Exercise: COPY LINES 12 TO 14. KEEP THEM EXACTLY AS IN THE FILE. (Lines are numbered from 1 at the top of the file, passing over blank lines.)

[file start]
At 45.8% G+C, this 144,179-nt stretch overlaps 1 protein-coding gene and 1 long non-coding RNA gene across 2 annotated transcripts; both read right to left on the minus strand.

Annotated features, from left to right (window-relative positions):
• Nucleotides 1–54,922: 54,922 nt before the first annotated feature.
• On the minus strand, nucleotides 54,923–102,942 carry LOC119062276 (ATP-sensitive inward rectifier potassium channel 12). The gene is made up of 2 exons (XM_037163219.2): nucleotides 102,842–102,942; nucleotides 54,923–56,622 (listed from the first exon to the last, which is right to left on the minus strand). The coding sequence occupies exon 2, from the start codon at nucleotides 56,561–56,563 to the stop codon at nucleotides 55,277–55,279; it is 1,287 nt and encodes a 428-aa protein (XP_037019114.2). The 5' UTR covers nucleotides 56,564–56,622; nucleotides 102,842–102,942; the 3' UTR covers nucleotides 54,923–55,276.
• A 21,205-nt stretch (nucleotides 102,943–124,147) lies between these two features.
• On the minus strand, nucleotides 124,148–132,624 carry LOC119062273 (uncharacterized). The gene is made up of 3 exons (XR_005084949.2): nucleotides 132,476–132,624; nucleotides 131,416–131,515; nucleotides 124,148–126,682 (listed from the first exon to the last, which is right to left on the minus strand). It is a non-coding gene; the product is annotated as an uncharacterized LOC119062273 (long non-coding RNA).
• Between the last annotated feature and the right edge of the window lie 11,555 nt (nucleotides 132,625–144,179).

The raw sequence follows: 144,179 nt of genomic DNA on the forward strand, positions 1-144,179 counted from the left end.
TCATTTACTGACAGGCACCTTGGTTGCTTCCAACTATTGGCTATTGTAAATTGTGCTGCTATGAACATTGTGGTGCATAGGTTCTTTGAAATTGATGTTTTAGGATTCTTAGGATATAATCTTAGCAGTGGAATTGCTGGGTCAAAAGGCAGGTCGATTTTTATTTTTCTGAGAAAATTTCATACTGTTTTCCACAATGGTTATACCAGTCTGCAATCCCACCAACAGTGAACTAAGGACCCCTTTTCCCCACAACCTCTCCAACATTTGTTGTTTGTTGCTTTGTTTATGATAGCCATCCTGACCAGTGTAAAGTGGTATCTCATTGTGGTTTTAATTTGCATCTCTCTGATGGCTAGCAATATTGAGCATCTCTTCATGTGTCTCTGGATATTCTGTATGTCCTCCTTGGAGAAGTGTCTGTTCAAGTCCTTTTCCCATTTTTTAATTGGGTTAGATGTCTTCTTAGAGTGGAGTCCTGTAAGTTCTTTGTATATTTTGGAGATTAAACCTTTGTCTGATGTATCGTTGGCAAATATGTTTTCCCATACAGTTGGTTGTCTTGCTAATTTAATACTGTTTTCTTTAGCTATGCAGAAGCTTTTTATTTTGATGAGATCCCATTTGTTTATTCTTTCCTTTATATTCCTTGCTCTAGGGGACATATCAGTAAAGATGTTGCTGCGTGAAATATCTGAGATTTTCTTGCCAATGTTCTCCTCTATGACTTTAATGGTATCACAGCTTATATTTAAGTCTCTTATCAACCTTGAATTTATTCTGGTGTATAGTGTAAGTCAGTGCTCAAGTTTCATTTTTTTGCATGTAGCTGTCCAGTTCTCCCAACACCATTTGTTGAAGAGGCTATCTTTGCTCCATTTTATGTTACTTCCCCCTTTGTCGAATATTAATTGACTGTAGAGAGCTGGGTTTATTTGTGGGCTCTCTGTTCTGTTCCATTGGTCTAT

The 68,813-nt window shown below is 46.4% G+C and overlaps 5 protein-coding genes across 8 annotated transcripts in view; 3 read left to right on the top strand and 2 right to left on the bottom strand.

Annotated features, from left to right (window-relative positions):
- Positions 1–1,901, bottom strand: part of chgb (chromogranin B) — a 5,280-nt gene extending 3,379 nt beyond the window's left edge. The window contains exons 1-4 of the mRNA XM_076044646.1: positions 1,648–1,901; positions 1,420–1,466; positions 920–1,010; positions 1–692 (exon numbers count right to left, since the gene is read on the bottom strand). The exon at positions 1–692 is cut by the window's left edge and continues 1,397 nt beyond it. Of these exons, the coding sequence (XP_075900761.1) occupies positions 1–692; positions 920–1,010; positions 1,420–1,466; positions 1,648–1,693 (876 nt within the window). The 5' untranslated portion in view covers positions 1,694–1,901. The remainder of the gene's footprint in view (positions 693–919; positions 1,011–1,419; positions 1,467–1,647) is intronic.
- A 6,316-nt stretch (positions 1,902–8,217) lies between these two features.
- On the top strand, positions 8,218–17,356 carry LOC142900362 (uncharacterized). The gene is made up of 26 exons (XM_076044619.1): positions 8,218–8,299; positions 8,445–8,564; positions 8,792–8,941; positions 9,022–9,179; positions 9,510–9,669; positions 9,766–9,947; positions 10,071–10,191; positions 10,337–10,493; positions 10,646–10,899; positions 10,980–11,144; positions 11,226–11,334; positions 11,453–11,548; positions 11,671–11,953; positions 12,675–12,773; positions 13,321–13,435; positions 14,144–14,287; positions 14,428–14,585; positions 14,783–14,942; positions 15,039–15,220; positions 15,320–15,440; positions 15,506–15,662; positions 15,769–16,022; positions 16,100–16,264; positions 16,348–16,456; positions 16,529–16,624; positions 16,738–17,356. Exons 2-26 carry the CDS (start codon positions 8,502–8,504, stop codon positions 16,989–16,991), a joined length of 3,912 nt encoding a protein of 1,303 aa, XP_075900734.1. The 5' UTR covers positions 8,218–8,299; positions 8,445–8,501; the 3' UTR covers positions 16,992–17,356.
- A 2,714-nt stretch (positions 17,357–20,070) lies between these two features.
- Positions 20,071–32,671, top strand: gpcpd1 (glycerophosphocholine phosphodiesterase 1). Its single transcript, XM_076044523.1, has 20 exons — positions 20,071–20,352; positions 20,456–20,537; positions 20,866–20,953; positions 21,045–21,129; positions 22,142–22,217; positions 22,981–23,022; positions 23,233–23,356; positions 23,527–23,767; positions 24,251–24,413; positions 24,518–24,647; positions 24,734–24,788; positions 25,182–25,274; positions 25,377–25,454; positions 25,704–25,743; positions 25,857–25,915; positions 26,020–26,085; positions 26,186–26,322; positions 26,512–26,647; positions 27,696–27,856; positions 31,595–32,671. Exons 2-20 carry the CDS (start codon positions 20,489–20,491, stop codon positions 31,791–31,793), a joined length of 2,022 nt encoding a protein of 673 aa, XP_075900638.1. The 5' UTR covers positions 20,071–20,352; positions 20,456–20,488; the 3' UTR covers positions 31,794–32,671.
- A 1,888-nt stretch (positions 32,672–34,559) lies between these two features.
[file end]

- Positions 1–1,901, bottom strand: part of chgb (chromogranin B) — a 5,280-nt gene extending 3,379 nt beyond the window's left edge. The window contains exons 1-4 of the mRNA XM_076044646.1: positions 1,648–1,901; positions 1,420–1,466; positions 920–1,010; positions 1–692 (exon numbers count right to left, since the gene is read on the bottom strand). The exon at positions 1–692 is cut by the window's left edge and continues 1,397 nt beyond it. Of these exons, the coding sequence (XP_075900761.1) occupies positions 1–692; positions 920–1,010; positions 1,420–1,466; positions 1,648–1,693 (876 nt within the window). The 5' untranslated portion in view covers positions 1,694–1,901. The remainder of the gene's footprint in view (positions 693–919; positions 1,011–1,419; positions 1,467–1,647) is intronic.
- A 6,316-nt stretch (positions 1,902–8,217) lies between these two features.
- On the top strand, positions 8,218–17,356 carry LOC142900362 (uncharacterized). The gene is made up of 26 exons (XM_076044619.1): positions 8,218–8,299; positions 8,445–8,564; positions 8,792–8,941; positions 9,022–9,179; positions 9,510–9,669; positions 9,766–9,947; positions 10,071–10,191; positions 10,337–10,493; positions 10,646–10,899; positions 10,980–11,144; positions 11,226–11,334; positions 11,453–11,548; positions 11,671–11,953; positions 12,675–12,773; positions 13,321–13,435; positions 14,144–14,287; positions 14,428–14,585; positions 14,783–14,942; positions 15,039–15,220; positions 15,320–15,440; positions 15,506–15,662; positions 15,769–16,022; positions 16,100–16,264; positions 16,348–16,456; positions 16,529–16,624; positions 16,738–17,356. Exons 2-26 carry the CDS (start codon positions 8,502–8,504, stop codon positions 16,989–16,991), a joined length of 3,912 nt encoding a protein of 1,303 aa, XP_075900734.1. The 5' UTR covers positions 8,218–8,299; positions 8,445–8,501; the 3' UTR covers positions 16,992–17,356.